Supergirl: The Silver Age Volume Two

Supergirl: The Silver Age Volume Two
Supergirl The Silver Age Volume Two review
  • North American Publisher / ISBN: DC - 978-1-4012-8131-1
  • Volume No.: 2
  • Release date: 2018
  • UPC: 9781401281311
  • Contains adult content?: no
  • Does this pass the Bechdel test?: yes
  • Positive minority portrayal?: no
  • CATEGORIES: Superhero

After decades as the distaff cousin of a Truly Big Gun, Supergirl is now a certified multimedia solo star of screen and page. Such was not always the case, as this engaging compendium joyously attests. Continuing from The Silver Age Volume One, the gathered tales span February 1962 to December 1963, tracing the early career of Superman’s cousin Kara Zor-El of Argo City as she moves from hidden secret to star turn, and minor player to public celebrity. From the back of the book to the front of the house is always a reason to celebrate, right?

Supergirl’s very existence is kept secret from the general public whilst she lives with adoptive parents Fred and Edna Danvers, who are completely unaware that the orphan they recently adopted is a Kryptonian super-being. That is all about to change as the Maid of Might finally graduates from superhero training.

The accent on these stories generally revolves around problem-solving, identity-preserving and loneliness, with both good taste and the Comics Code ensuring that readers weren’t traumatised by unsavoury or excessively violent tales. Such plots were akin to situation comedies, and might occasion a shudder now and then from modern readers, but compared to the times they were, and remain light years ahead of the curve.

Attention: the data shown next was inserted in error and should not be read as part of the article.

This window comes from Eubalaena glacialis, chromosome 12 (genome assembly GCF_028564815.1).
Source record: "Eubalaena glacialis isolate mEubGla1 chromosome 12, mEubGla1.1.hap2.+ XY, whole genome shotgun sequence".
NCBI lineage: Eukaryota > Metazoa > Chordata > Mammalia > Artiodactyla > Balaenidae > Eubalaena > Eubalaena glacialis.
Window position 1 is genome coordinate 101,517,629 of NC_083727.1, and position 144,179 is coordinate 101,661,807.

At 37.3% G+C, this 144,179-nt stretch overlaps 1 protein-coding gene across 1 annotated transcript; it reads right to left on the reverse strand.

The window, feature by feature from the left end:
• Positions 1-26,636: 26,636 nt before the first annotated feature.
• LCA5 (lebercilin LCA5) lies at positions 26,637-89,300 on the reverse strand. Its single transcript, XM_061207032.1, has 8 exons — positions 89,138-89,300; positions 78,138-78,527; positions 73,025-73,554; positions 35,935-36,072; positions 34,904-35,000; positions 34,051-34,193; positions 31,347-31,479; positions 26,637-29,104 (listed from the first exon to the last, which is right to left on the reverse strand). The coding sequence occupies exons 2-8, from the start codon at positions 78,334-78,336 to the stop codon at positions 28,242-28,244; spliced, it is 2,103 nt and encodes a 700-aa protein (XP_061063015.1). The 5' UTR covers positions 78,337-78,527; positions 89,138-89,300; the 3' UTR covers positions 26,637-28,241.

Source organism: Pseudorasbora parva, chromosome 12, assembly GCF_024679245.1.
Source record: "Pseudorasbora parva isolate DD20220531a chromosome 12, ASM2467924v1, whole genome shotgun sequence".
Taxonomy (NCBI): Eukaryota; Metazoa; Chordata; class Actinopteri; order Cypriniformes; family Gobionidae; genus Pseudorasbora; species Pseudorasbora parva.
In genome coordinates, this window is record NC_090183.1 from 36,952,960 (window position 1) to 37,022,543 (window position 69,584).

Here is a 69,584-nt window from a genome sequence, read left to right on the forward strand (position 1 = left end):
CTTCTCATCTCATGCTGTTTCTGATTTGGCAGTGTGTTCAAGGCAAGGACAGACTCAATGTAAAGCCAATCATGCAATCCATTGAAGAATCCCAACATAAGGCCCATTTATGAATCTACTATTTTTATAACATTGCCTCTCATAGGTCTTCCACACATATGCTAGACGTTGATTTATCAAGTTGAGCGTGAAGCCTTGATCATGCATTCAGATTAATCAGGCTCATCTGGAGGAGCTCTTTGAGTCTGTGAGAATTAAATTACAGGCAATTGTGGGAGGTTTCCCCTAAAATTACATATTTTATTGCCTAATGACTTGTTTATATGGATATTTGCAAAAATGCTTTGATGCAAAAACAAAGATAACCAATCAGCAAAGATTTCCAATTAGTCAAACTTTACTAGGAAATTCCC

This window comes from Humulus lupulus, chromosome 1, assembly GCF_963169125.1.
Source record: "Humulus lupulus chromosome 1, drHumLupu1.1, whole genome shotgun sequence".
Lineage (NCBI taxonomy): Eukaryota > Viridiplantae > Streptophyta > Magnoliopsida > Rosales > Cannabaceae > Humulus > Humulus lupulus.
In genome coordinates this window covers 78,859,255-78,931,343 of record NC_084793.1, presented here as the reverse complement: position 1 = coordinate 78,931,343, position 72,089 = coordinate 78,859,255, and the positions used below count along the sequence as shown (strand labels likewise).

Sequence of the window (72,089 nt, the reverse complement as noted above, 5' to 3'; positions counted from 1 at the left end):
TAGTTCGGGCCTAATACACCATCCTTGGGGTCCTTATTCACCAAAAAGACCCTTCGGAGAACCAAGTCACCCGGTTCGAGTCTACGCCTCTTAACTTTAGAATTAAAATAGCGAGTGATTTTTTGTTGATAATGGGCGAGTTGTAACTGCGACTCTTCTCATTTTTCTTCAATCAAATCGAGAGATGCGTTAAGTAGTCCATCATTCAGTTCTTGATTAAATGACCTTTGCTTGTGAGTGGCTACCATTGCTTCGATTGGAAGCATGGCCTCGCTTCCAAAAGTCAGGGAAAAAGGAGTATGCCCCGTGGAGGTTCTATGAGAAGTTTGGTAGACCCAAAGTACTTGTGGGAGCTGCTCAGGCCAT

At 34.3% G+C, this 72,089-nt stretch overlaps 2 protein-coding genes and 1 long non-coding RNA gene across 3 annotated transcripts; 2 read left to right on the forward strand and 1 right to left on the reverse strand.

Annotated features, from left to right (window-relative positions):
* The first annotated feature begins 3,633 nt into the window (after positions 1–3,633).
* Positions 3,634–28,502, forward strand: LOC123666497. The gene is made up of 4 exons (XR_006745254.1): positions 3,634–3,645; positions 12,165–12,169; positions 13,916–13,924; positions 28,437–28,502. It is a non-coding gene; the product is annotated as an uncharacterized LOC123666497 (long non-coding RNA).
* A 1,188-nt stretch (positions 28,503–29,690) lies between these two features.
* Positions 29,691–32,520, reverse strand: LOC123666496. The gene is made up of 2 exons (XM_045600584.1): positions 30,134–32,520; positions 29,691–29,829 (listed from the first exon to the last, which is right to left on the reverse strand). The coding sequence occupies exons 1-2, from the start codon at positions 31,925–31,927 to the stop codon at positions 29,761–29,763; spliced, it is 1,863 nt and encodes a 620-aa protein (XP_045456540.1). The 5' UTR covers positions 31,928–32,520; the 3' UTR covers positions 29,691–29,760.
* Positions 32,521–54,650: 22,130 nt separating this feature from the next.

A big change arrives when her parents learn of their new daughter’s true origins. Superman allows his cousin to announce her existence to the world in ‘The World’s Greatest Heroine!’ and Jerry Siegel and regular artist Jim Mooney detail how Supergirl becomes the darling of the universe: openly saving planet Earth and finally getting all the credit for it. Soon afterwards she’s pitted against her cousin’s greatest foe in ‘The Death of Luthor!’, whilst ‘Supergirl’s Greatest Challenge!’ sees her visiting the Legion of Super-Heroes. Quibblers be warned: initially their far-future era was the 21st century. It was quietly retrofitted to a thousand years from “now” after the tales in this volume.

‘Supergirl’s Super Boy-Friends!’ finds both human Dick Malverne and Atlantean mer-boy Jerro catch super-powers after kissing her, whilst she doesn’t actually become ‘The Bride of Mr. Mxyzptlk!’ when the fifth-dimensional prankster transfers his unwanted attentions to her.

An extended storyline by Leo Dorfman begins when the typical (albeit invulnerable) teen gets a new “pet”. ‘The Super-Steed of Steel!’ is a beautiful white horse who helps her stave off an alien invasion, but the creature has a bizarre and mysterious past, revealed in ‘The Secret Origin of Supergirl’s Super-Horse!’, before a resolution of sorts is reached in ‘The Mutiny of Super-Horse’.

An extraordinarily tense and epic continued storyline features Phantom Zone villains, Luthor, Supergirl’s arch enemy Lesla Lar, the destruction of Atlantis and genuine thrills and excitement. Earth is threatened by ‘The Forbidden Weapons of Krypton!’ and it takes ‘The Super-Powers of Lex Luthor!’ to finally save the day.

These stories are possibly the last time a female super-character’s sexual allure and sales potential wasn’t freely and gratuitously exploited. They’re a window to a far less crass time and display a strong female character that parents can still happily share with their youngest children.

There are alternative versions. If your budget extends to it, they’re combined with Volume One in oversized hardcover as Supergirl: The Silver Age Omnibus, or in black and white as Showcase Presents Supergirl.